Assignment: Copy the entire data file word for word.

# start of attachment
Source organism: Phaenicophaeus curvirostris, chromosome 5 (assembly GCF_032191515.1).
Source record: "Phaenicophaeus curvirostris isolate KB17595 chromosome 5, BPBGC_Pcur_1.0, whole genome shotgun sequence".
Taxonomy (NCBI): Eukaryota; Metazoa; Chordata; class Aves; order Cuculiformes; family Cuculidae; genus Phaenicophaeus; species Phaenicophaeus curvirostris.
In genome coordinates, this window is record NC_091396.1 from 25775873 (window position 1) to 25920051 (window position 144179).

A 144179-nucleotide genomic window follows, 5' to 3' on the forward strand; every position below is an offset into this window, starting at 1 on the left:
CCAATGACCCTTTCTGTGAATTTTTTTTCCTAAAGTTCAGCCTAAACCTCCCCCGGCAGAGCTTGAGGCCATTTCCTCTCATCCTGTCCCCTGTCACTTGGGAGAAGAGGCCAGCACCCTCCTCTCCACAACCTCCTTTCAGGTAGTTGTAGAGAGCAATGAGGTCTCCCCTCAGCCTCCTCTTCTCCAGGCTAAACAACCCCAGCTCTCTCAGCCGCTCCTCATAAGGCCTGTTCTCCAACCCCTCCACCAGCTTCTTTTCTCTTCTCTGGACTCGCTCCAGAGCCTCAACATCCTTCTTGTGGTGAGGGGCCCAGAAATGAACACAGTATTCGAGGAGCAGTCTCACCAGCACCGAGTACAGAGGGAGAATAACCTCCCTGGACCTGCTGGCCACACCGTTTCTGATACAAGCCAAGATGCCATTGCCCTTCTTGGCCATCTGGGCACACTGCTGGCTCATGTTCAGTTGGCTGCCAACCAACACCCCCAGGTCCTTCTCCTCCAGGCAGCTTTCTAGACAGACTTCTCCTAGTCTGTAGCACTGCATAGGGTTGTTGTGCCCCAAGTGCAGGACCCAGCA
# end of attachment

Source organism: Phaenicophaeus curvirostris, chromosome 5 (assembly GCF_032191515.1).
Source record: "Phaenicophaeus curvirostris isolate KB17595 chromosome 5, BPBGC_Pcur_1.0, whole genome shotgun sequence".
Taxonomy (NCBI): Eukaryota; Metazoa; Chordata; class Aves; order Cuculiformes; family Cuculidae; genus Phaenicophaeus; species Phaenicophaeus curvirostris.
In genome coordinates, this window is record NC_091396.1 from 25775873 (window position 1) to 25920051 (window position 144179).

A 144179-nucleotide genomic window follows, 5' to 3' on the forward strand; every position below is an offset into this window, starting at 1 on the left:
CCAATGACCCTTTCTGTGAATTTTTTTTCCTAAAGTTCAGCCTAAACCTCCCCCGGCAGAGCTTGAGGCCATTTCCTCTCATCCTGTCCCCTGTCACTTGGGAGAAGAGGCCAGCACCCTCCTCTCCACAACCTCCTTTCAGGTAGTTGTAGAGAGCAATGAGGTCTCCCCTCAGCCTCCTCTTCTCCAGGCTAAACAACCCCAGCTCTCTCAGCCGCTCCTCATAAGGCCTGTTCTCCAACCCCTCCACCAGCTTCTTTTCTCTTCTCTGGACTCGCTCCAGAGCCTCAACATCCTTCTTGTGGTGAGGGGCCCAGAAATGAACACAGTATTCGAGGAGCAGTCTCACCAGCACCGAGTACAGAGGGAGAATAACCTCCCTGGACCTGCTGGCCACACCGTTTCTGATACAAGCCAAGATGCCATTGCCCTTCTTGGCCATCTGGGCACACTGCTGGCTCATGTTCAGTTGGCTGCCAACCAACACCCCCAGGTCCTTCTCCTCCAGGCAGCTTTCTAGACAGACTTCTCCTAGTCTGTAGCACTGCATAGGGTTGTTGTGCCCCAAGTGCAGGACCCAGCA